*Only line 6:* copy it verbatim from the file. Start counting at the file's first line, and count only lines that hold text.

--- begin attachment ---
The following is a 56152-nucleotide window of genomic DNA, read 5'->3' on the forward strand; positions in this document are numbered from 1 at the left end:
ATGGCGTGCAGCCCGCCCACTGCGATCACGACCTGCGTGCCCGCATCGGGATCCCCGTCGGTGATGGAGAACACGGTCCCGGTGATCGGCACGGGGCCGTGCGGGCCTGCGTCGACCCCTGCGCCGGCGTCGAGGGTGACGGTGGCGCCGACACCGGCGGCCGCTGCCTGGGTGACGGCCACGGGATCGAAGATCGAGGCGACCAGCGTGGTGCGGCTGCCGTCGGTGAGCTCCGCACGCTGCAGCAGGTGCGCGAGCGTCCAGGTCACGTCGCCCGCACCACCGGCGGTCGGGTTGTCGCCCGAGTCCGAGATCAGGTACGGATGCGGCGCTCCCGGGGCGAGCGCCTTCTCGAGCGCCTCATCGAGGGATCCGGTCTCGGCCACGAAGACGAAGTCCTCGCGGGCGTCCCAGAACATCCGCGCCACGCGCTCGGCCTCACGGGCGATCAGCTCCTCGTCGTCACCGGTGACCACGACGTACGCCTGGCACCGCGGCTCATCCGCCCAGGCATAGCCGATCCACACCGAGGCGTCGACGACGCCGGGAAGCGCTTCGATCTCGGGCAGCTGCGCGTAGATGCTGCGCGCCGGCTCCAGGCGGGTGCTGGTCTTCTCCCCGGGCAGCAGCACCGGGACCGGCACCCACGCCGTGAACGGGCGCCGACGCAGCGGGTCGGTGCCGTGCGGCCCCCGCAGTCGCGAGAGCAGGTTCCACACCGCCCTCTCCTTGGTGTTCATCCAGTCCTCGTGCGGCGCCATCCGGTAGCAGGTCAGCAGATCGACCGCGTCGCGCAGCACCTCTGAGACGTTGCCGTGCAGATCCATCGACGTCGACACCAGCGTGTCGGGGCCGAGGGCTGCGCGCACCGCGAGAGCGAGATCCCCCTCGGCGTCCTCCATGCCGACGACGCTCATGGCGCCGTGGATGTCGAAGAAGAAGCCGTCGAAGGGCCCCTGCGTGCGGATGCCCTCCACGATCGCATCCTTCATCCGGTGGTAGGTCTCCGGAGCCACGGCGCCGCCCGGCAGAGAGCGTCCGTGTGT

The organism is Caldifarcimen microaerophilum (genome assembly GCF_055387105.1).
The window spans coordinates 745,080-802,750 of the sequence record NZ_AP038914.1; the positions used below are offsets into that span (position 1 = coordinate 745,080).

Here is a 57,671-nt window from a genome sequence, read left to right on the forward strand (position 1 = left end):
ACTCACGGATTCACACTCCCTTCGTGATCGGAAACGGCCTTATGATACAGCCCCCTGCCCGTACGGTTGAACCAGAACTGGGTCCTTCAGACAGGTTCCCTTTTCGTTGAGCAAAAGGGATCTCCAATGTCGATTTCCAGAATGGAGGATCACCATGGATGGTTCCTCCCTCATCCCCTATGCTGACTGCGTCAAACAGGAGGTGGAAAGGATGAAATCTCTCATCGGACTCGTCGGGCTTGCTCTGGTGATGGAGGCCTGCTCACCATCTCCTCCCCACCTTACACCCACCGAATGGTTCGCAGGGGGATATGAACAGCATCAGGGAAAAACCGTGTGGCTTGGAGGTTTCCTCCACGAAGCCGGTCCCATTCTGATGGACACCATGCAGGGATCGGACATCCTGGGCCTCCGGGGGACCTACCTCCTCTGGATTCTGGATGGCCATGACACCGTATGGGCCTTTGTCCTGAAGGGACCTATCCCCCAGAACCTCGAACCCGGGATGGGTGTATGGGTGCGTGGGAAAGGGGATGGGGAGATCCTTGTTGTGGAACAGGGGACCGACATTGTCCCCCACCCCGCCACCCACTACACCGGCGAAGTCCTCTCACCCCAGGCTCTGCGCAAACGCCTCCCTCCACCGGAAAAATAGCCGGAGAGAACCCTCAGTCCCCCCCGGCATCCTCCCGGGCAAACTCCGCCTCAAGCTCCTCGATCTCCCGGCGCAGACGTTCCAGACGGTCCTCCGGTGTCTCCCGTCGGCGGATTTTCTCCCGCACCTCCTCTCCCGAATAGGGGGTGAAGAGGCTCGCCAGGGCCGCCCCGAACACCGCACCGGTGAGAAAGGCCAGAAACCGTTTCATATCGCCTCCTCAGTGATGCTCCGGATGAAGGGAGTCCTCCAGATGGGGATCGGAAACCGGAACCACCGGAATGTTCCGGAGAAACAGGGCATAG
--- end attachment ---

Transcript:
ACTCACGGATTCACACTCCCTTCGTGATCGGAAACGGCCTTATGATACAGCCCCCTGCCCGTACGGTTGAACCAGAACTGGGTCCTTCAGACAGGTTCCCTTTTCGTTGAGCAAAAGGGATCTCCAATGTCGATTTCCAGAATGGAGGATCACCATGGATGGTTCCTCCCTCATCCCCTATGCTGACTGCGTCAAACAGGAGGTGGAAAGGATGAAATCTCTCATCGGACTCGTCGGGCTTGCTCTGGTGATGGAGGCCTGCTCACCATCTCCTCCCCACCTTACACCCACCGAATGGTTCGCAGGGGGATATGAACAGCATCAGGGAAAAACCGTGTGGCTTGGAGGTTTCCTCCACGAAGCCGGTCCCATTCTGATGGACACCATGCAGGGATCGGACATCCTGGGCCTCCGGGGGACCTACCTCCTCTGGATTCTGGATGGCCATGACACCGTATGGGCCTTTGTCCTGAAGGGACCTATCCCCCAGAACCTCGAACCCGGGATGGGTGTATGGGTGCGTGGGAAAGGGGATGGGGAGATCCTTGTTGTGGAACAGGGGACCGACATTGTCCCCCACCCCGCCACCCACTACACCGGCGAAGTCCTCTCACCCCAGGCTCTGCGCAAACGCCTCCCTCCACCGGAAAAATAGCCGGAGAGAACCCTCAGTCCCCCCCGGCATCCTCCCGGGCAAACTCCGCCTCAAGCTCCTCGATCTCCCGGCGCAGACGTTCCAGACGGTCCTCCGGTGTCTCCCGTCGGCGGATTTTCTCCCGCACCTCCTCTCCCGAATAGGGGGTGAAGAGGCTCGCCAGGGCCGCCCCGAACACCGCACCGGTGAGAAAGGCCAGAAACCGTTTCATATCGCCTCCTCAGTGATGCTCCGGATGAAGGGAGTCCTCCAGATGGGGATCGGAAACCGGAACCACCGGAATGTTCCGGAGAAACAGGGCATAG